08-25-2016, 09:57 PM
#1
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One I haven't heard about before - despite giving five times the shaves or more - do anyone know more about them?






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 08-26-2016, 01:04 AM
#2
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The Pal Adjustable Injector Razor came out in 1962, and I started shaving in 1965.  It was my first razor, and it remains one of my favorite razors.  
I still own one, and use it for more than half of my shaves.  I also own and use a Schick type E injector, and a Gem MMOC, both from the late '30s.  
My modern razors are the ATT SE-1, and most recently The General by Colonial Razors.  I used to have a Cobra and a Mongoose but sold them, 
and I am looking forward to trying the OneBlade soon.  I no longer own any DE razors.  The Pal Adjustable and the ATT SE-1 are my two favorite razors; the ones that I use the most.  In my opinion, the Pal Adjustable Injector is an excellent and a beautiful razor, that mostly goes unacknowledged.

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 08-26-2016, 03:36 AM
#3
  • garyg
  • Active Member
  • Great Lakes
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The PAL is a neat design, I've used mine just a bit, preferring the plasticy Schick Type M's shave when I do injector.  There is also a manufacturing defect with the PALs that was apparently somewhat common, involving blade alignment issues that I can't recall exactly.

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 08-26-2016, 05:00 AM
#4
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(08-26-2016, 03:36 AM)garyg Wrote: The PAL is a neat design, I've used mine just a bit, preferring the plasticy Schick Type M's shave when I do injector.  There is also a manufacturing defect with the PALs that was apparently somewhat common, involving blade alignment issues that I can't recall exactly.
I've heard of said defect but never seen one, but I have seen seized up adjusting mechanisms, however.  
The Pal is a more aggressive razor than the Schick, and gives me a closer shave, but does not accept twin blades.  
Only with a twin blade does a Schick give me as close a shave as a Pal does with a single.  
I like Pal adjustables better than Schick adjustables, but prefer the Schick E type over the Pal Injectomatic.
All a matter of taste, of course.

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 08-26-2016, 05:15 AM
#5
  • Mel S Meles
  • On the edge, ouch
  • 44.4899° south of the North Pole
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(08-25-2016, 09:57 PM)WegianWarrior Wrote: One I haven't heard about before - despite giving five times the shaves or more - do anyone know more about them?

That razor was (is) the first non-electric razor I ever used, and I have noted it before on this board.  My father used an electric, and when I started needing to shave, I bought myself an electric (a Ronson branded Braun) in the 1950s.  When I was in college, sometime about 1962, I bought the PAL stainless adjustable as an objet d’art, but I did not actually use it for, you know, shaving until several years later.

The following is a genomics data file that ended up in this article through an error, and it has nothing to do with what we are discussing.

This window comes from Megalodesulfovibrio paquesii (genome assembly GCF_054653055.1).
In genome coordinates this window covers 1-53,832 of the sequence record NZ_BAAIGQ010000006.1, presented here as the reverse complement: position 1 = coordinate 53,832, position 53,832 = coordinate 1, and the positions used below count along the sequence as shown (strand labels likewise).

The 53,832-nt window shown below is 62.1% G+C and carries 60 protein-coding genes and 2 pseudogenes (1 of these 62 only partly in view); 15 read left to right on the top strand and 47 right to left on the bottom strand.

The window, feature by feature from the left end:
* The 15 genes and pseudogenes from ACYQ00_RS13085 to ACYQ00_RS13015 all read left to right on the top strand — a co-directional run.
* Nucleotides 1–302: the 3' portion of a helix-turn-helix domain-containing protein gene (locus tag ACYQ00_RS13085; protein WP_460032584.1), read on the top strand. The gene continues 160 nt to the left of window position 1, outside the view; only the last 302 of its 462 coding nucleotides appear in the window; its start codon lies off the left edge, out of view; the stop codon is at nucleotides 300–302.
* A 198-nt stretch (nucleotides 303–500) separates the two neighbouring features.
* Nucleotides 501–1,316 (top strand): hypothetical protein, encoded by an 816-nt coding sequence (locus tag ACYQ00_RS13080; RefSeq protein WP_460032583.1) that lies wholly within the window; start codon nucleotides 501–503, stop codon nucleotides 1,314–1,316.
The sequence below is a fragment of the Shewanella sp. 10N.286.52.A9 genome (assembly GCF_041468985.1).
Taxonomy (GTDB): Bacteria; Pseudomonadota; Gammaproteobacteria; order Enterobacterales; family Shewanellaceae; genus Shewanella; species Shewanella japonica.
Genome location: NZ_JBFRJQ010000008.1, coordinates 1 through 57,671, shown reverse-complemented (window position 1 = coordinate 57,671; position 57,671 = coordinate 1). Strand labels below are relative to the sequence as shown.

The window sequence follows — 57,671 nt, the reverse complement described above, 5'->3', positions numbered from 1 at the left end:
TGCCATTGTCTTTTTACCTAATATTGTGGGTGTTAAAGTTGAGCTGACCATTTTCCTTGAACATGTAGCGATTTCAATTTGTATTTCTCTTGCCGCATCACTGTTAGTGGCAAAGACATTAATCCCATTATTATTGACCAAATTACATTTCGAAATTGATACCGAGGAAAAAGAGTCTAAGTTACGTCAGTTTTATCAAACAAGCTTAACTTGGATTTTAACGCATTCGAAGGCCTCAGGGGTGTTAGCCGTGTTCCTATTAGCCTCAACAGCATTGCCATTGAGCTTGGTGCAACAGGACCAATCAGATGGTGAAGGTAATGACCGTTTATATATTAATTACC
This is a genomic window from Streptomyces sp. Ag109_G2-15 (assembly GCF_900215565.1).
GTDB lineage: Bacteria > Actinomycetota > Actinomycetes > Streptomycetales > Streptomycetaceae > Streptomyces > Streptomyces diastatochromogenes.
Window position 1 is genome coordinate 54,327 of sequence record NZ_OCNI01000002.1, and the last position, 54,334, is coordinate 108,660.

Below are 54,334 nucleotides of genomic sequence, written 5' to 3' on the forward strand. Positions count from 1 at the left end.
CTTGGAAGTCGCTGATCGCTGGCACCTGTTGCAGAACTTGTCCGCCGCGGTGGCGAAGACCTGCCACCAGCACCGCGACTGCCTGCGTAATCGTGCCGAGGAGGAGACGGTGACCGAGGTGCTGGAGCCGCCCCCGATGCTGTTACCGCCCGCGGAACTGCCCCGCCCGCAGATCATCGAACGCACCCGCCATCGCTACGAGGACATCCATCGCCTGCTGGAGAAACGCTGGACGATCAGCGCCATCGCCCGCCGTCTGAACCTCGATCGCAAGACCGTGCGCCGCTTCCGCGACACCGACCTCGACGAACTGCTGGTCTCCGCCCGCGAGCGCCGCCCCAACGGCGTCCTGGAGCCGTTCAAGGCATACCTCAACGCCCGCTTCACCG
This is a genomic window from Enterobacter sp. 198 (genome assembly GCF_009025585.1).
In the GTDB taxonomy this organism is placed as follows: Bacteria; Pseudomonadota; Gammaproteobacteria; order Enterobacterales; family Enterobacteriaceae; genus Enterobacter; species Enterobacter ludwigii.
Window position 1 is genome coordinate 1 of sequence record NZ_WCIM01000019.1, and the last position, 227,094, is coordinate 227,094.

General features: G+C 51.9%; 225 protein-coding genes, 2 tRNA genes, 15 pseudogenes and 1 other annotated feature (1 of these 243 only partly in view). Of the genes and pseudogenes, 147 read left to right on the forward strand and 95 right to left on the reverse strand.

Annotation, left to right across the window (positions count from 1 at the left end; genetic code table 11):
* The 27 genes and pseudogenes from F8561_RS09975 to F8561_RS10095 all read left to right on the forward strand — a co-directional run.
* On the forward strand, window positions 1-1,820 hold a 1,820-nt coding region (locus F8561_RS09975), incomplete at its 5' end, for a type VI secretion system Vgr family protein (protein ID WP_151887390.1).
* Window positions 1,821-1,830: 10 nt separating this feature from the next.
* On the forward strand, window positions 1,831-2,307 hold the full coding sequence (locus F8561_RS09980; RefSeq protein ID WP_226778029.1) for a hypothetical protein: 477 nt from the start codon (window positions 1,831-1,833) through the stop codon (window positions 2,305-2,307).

When I went to Japan for two years, I carried the PAL with me, in case my electric shaver did not work on the 100 volt, 50 Hz, mains electricity where I would be living.  (Turned out, the electric shaver ran slowly, but was otherwise fine, so I used it throughout.)  When I returned to the United States, in 1968, at age 26, I was booked on a P&O Orient Lines ship that would be on the ocean for two weeks and had kinky mains outlets with strange plugs and voltages, so I purchased a pack of Schick injector blades and an aerosol can of Noxzema goo in Tokyo, and had my first-ever wet shave on the Pacific Ocean somewhere east of Yokohama.  

My first shaves with the PAL injector were, frankly, awful; note that I never had shaved with any kind of bare blade before that, so I had not acquired any technique whatsoever.  I happily returned to my electric shaverthe day that I got back to North America.  IIRC, I never bought a second pack of injector blades.  

Within weeks of my return, however, I also stopped using the electric shaver that I had been using for a dozen or so years; after two weeks of daily wet shaving with the PAL, and rinsing off Noxzema goo after the injector razor shave, when I returned to shaving “dry” with the Ronson electric shaver, my face felt less clean than it had on the trip across the Pacific.  So I bought a low-end (not DE) razor that Gillette was flogging at the time (a Techmatic continuous band razor), a drugstore boar brush, and some Williams shave soap, and I was permanently on the road of wet shaving.  

But I still have the stainless PAL adjustable injector razor.  A couple of years ago, I pulled it out of the box in the closet, and — as I had in the same box a not-fully-exhausted pack of Schick injector blades dating from the late 1960s (probably the same blades that I bought in Tokyo) — I put a blade into the PAL and shaved with it.  The shave was just as awful as I recalled from my trip across the Pacific all those years ago; but the cause may have been as much the fault of possible corrosion of the blade over four and a half decades exposed to the air as to any other cause.